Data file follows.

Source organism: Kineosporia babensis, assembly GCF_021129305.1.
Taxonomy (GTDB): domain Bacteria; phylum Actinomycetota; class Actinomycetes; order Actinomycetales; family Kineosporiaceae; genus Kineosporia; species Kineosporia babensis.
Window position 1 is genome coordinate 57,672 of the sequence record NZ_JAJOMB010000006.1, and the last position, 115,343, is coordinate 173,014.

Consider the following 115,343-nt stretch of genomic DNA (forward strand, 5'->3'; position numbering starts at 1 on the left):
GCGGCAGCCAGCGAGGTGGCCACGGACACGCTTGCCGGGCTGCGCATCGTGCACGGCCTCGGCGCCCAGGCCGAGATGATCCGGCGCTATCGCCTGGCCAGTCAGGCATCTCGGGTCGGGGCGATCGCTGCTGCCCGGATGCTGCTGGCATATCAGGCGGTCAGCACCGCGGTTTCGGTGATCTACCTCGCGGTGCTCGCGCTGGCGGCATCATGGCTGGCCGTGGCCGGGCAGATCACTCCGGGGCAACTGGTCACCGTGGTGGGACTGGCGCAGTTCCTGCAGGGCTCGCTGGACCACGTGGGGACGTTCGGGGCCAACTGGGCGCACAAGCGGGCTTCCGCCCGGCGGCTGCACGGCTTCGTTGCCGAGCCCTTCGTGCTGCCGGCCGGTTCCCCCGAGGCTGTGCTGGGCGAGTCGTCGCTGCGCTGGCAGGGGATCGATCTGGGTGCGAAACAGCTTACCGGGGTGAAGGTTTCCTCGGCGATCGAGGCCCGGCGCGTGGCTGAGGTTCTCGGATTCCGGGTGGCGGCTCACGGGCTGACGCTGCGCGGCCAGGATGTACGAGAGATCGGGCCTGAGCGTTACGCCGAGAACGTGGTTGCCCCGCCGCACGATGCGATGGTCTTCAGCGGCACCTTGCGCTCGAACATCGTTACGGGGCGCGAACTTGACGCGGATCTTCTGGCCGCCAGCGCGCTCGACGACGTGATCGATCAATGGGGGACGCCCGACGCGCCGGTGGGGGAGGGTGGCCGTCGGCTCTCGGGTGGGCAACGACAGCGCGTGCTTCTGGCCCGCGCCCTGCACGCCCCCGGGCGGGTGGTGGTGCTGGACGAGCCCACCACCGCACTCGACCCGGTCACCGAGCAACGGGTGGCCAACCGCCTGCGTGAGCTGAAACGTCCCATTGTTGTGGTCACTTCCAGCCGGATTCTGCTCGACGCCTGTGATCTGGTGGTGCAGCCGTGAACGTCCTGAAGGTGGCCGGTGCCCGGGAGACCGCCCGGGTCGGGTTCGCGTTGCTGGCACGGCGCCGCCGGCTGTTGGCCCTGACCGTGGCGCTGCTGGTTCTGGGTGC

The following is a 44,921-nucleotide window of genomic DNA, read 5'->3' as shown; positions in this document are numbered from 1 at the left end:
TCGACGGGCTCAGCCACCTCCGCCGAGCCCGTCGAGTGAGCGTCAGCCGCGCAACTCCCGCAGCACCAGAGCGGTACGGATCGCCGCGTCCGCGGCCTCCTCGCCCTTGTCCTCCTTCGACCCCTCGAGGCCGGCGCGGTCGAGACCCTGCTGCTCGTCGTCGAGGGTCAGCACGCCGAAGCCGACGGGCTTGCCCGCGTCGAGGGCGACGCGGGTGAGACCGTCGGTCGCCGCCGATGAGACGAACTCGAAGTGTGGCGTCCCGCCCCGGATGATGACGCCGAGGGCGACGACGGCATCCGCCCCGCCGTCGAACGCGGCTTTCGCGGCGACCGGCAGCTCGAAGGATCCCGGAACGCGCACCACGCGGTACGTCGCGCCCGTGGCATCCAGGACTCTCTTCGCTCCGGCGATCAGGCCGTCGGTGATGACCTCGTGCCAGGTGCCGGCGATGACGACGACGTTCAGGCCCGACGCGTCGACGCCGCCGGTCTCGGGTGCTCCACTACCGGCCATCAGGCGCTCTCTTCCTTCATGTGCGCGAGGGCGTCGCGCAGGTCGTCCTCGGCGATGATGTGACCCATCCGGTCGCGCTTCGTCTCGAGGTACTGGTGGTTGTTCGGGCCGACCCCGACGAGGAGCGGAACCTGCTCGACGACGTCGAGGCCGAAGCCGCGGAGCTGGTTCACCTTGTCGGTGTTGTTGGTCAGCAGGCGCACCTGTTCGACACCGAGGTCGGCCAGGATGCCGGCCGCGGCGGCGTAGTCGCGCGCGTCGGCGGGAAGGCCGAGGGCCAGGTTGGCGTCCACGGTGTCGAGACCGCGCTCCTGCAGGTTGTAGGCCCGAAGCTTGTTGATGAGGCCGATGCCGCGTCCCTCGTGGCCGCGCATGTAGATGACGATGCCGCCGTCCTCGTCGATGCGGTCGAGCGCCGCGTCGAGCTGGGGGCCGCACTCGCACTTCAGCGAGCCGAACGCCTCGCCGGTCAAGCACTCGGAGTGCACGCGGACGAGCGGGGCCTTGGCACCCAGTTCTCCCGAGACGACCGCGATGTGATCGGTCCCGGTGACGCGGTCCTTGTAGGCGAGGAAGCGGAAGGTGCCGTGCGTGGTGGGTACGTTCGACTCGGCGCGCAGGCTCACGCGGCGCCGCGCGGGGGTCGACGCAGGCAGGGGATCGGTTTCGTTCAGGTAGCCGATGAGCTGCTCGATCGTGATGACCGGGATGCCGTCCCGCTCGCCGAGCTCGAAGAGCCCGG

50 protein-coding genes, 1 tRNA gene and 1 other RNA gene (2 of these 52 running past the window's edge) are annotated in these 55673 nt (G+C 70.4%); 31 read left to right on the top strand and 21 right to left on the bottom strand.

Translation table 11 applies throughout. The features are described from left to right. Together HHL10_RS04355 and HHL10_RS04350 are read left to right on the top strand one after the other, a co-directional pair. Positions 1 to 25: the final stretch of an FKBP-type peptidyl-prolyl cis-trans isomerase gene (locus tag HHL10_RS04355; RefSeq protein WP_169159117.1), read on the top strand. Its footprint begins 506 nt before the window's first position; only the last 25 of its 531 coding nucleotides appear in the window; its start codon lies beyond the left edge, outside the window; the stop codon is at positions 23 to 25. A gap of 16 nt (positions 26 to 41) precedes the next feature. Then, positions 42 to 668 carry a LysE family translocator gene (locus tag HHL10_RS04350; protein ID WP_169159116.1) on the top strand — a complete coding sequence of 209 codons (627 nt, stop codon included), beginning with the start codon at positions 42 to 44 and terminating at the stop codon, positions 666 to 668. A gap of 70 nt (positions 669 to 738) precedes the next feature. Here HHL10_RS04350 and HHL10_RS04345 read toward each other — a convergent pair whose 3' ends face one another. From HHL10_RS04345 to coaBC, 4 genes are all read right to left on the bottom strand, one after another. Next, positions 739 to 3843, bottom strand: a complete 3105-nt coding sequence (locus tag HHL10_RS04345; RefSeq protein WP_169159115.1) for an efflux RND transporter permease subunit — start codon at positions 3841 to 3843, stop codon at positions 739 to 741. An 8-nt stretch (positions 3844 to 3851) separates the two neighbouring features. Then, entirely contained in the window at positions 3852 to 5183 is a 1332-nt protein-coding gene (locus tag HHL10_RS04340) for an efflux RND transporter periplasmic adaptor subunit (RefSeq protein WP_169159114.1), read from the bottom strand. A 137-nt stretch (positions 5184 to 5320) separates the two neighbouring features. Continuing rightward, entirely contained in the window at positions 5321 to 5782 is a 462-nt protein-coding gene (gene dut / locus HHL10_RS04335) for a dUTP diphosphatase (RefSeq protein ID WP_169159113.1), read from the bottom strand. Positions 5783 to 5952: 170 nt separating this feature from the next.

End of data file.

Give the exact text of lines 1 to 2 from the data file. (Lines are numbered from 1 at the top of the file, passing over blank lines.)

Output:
Source organism: Kineosporia babensis, assembly GCF_021129305.1.
Taxonomy (GTDB): domain Bacteria; phylum Actinomycetota; class Actinomycetes; order Actinomycetales; family Kineosporiaceae; genus Kineosporia; species Kineosporia babensis.